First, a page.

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Most effective way to keep slim & fit?

February 19, 2013

So, my bruised heel is rather annoying now, as I still cannot really walk like a normal human being on it.. This annoys the crap out of me as I just want to pull some deadlifts, fly with some chin-ups and most importantly to be able to walk properly by Sunday when I got that show to do..

The medication is lying in the sofa, NSAID gel and not using my foot at all – This means I can focus even more on my studies, if that’s even possible at  the moment. I did the theory assessments on my level 2 Fitness instructor certificate this Saturday, it was composed of 80 questions which all were done rather easily, how I love anatomy & physiology!

Let’s change the subject a bit, more into training and what types of exercise you should do to actually keep fit & slim without spending hours on that treadmill walking ever so slow watching some TV show, it might make you feel healthy and great, but it just takes up too much of your time really.

Running long distances week in and week out is just a big waste of time and energy if you want to get better definition of muscles and increase your anaerobic performance – i.e. using the Creatine Phosphore and Lactate energy systems.

If you think I’m just talking nonsense here, let’s do a quick comparison between an Sprinter and a Marathon runner:

Who is the shredded, muscular and fit person and whom the skinny fat one?

The winner is –> Sprinter

**It is also shown that people who uses long runs as a tool for creating a calorific deficit who does not count the actual calories eaten after the session eats for at least half of the calories burned :

  • Men tend to eat at least 500 calories after a running sessions that burns 1000 calories
  • Women tend to eat for almost 1200 calories after a session which burned 1000 calories

This means it is actually more effective to use strength training and HIIT to create a smaller deficit of calories, keep track of your food intake and as strength training actually inhibits your hunger for up to 2 hours after the session it is easier to stay on track.

And not to be forgotten, running longer distances actually is much much more catabolic (“Muscle destroying”) than Sprints that actually can build muscle mass as it uses the same energy systems and intensity as weight lifting and creates the same impact on the muscles.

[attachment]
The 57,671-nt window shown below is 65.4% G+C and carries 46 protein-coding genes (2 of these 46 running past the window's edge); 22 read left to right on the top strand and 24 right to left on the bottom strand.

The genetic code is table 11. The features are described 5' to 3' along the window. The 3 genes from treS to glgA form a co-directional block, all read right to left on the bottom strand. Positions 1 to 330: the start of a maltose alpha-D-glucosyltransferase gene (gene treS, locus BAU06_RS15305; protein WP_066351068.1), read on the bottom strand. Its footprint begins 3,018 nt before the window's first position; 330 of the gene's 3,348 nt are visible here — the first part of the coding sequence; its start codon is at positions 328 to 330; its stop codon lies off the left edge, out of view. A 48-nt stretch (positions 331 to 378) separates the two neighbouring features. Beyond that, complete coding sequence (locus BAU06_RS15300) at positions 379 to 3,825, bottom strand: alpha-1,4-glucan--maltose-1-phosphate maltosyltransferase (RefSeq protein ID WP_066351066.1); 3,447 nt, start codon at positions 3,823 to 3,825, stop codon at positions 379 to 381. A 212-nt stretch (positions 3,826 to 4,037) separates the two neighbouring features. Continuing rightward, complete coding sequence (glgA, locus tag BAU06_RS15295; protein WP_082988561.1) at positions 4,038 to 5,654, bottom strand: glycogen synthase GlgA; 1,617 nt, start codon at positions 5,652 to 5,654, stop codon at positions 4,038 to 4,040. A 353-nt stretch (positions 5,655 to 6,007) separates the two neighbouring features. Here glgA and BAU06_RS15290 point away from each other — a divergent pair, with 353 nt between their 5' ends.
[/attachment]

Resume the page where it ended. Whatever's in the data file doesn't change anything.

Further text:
As high intensity interval training such as sprinting first of all creates an oxygen-debt as your body is unable to use the aerobic energy system to keep up with the energy demands required for this type of training:

  1. Creatine phosphate system is first used to supply your muscles with energy, however this system can only function for up to 30 seconds, then the Lactate system takes over which will function for up to 2 minutes before lactic acid builds up in the muscle which will fatigue it very quickly.

And when you do sprints for all what you’ve got, you won’t have energy to continue this for more than 30 seconds up to a minute, which means the aerobic system will never start supplying your with energy with the help of oxygen, this means that carbohydrates stored in your muscles as glucose will be used as the predominant fuel source.

This oxygen-debt will increase your metabolism and it will continue to be elevated several hours after you finished your workout, this does not happen when you do longer distance runs as you predominantly use the aerobic energy system which can supply enough energy throughout your running session.

So if you implement the HIIT approach to your weekly strength training routine, or use HIIT on its own, you will burn more body fat.
You do not have to sprint with HIIT, you can do it on a stationary bike as well with these time intervals:

2 minute warm-up
30 seconds all out intensity
1 minute rest at lower speed recovering

Then continue to do this for as many cycles as you like to, but try to do it for at least 10 minutes, but more than 25 is not really needed.

Using this technique for about 2-3 x a week can actually increase your VO2 MAX (Maximal oxygen uptake in your lungs) with about 10-20% over 2-3 weeks, which means this will also help your longer runs!

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From → Training

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